Publication Ethics

Correction / Retraction

We encourage authors to notify us if they discover an error in one of their already published articles. Depending on the severity, we will correct it, replace the PDF and include a short note to the readers, or we will retract the article. Reasons for a retraction are: double publication, plagiarism, copyright violation, unreliable data due to data fabrication or honest error, willful exclusion of a legitimate author and otherwise unethical behavior. If any reader notices a major problem, please bring it to the attention to one of the editors-in-chief. We adhere to the retraction guidelines of the Committee of Publication ethics.

Authorship

Only people who contributed substantially to the writing of a manuscript or to the research presented therein should be named as authors. Providing funding or lab space is not reason enough to be listed as author. We do not support guest or gift authorship. Should a manuscript feature a suspiciously large author list, the submitting author might be asked to state who contributed what to the submission.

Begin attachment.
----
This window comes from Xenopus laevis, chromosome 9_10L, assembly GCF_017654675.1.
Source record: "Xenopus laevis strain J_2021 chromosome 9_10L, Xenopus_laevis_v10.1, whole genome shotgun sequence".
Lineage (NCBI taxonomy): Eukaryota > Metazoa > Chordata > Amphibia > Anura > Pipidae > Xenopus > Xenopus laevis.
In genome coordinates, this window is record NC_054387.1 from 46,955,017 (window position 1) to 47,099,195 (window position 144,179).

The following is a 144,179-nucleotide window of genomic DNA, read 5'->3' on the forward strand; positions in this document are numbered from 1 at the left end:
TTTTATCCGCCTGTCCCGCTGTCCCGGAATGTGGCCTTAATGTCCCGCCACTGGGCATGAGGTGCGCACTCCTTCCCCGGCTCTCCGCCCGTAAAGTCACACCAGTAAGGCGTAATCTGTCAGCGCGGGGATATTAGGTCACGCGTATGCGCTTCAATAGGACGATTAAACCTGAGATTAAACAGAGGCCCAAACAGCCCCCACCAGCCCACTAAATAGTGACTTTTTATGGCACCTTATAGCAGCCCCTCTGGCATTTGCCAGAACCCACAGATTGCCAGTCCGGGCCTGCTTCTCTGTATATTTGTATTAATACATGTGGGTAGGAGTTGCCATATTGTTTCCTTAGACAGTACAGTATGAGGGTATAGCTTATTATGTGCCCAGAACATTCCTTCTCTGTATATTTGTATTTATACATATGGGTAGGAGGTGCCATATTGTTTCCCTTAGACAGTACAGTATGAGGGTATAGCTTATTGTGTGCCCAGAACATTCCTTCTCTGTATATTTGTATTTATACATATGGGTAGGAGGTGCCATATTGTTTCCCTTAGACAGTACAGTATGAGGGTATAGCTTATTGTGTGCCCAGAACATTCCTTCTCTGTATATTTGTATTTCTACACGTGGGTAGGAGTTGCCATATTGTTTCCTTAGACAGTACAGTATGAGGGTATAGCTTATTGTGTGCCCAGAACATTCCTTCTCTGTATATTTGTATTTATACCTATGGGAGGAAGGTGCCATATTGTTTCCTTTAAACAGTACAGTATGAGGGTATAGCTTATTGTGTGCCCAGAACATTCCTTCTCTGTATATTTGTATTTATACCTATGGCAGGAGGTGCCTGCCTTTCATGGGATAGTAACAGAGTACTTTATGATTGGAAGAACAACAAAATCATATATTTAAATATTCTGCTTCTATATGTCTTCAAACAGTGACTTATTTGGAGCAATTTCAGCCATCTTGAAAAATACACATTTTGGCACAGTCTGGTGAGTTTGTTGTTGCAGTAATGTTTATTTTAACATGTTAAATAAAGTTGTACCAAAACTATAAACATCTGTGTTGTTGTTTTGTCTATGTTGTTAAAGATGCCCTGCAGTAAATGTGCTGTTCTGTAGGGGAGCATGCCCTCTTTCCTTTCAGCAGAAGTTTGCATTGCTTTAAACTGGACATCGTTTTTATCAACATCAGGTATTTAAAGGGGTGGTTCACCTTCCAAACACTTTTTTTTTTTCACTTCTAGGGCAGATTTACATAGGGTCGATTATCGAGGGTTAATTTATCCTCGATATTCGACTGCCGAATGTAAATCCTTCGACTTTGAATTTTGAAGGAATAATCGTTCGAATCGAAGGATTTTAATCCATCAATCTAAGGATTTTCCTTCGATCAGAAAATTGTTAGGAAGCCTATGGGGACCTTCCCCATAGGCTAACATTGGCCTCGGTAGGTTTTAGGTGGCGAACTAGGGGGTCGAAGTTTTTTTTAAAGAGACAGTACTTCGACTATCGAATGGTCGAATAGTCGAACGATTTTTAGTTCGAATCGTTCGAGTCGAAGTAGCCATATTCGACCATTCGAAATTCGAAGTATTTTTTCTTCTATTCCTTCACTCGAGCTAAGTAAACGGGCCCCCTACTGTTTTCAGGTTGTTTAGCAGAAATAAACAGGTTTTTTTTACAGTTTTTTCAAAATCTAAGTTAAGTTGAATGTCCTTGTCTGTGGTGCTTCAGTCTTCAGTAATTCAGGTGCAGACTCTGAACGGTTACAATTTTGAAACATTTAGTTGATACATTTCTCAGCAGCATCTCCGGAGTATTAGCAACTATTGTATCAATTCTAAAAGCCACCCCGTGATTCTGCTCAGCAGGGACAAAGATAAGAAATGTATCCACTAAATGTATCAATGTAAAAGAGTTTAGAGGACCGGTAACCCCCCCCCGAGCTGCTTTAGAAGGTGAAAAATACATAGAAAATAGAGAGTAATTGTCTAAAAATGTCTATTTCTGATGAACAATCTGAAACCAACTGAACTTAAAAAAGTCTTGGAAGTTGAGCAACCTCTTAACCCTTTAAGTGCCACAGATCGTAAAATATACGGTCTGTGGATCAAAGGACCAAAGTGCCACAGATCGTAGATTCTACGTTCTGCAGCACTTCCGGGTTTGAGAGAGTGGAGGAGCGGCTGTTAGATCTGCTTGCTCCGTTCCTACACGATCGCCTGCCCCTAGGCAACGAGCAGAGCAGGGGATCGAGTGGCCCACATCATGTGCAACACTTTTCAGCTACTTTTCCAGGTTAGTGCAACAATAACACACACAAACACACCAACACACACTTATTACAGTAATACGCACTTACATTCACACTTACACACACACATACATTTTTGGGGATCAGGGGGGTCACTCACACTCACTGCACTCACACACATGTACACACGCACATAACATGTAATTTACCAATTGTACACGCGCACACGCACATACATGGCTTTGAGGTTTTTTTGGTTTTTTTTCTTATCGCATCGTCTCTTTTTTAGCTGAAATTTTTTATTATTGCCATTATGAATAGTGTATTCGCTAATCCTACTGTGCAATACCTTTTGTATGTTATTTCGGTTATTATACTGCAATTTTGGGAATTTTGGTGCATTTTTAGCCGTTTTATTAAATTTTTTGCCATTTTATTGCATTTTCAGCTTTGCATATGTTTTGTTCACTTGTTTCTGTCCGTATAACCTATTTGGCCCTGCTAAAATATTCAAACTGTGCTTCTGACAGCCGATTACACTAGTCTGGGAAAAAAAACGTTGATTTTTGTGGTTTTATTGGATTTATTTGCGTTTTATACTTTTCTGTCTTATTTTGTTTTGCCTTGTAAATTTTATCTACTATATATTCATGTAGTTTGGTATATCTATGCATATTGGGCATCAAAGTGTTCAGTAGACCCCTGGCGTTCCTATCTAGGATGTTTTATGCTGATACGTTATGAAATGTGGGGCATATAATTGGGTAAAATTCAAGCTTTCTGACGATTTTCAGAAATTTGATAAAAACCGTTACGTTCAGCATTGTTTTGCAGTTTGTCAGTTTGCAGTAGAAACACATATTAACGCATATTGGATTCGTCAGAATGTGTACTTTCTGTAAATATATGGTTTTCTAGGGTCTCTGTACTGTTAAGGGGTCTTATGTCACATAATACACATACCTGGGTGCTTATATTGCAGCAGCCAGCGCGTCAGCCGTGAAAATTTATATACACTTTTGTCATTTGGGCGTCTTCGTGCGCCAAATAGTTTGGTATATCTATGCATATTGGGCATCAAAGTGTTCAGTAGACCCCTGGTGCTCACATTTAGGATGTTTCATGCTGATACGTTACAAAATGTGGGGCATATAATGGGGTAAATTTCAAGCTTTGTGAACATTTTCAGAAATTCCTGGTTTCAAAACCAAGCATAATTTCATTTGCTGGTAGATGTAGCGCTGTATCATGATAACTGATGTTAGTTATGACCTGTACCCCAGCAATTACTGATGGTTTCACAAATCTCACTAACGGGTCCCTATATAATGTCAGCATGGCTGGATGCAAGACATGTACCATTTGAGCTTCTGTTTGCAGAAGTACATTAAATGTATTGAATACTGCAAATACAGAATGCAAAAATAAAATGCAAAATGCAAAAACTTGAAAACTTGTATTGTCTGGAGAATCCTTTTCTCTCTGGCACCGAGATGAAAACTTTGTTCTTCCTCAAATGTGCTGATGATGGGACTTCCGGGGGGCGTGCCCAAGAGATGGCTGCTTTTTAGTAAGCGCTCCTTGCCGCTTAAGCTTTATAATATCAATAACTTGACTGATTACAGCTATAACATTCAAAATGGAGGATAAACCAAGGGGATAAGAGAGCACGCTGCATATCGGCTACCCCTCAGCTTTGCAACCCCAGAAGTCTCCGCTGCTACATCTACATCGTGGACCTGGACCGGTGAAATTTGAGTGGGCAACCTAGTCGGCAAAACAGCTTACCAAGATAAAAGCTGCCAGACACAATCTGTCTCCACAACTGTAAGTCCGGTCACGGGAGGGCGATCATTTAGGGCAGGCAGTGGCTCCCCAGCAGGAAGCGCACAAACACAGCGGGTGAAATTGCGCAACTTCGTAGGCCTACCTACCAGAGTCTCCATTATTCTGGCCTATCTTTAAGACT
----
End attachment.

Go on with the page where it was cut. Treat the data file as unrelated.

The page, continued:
Self-Citation

Authors should cite their previous publications where appropriate but should avoid excessive self-citation. We do not request authors to cite from previous JABFQ issues for the sake of impact factor improvement and citing many JABFQ articles does not influence the editor’s decision. However, authors are free to cite from the journal if suitable.

Text recycling / Salami Paper

While text recycling, also called self-plagiarism, is sometimes unavoidable when describing a method, we take it seriously in all other parts of a manuscript. All incoming submissions are screened for plagiarism and the authors’ previous publications are checked for substantial overlap. If an author chooses to split one big experiment into several publications, they should make a clear statement on this in their manuscript, explain their decision and cite the other publication (or provide the unpublished manuscript along with the submission). We do not support so-called salami papers, which contain a minimum of content to enhance a scientist’s publication list. If we become aware of this practice, the manuscript will be rejected and the author might get grey-listed and their next submissions will be scrutinized very carefully.

It is difficult for scientists to handle the ever-increasing amount of published research articles. Therefore, results should be presented as concise and complete as possible and not be scattered in several articles across different journals.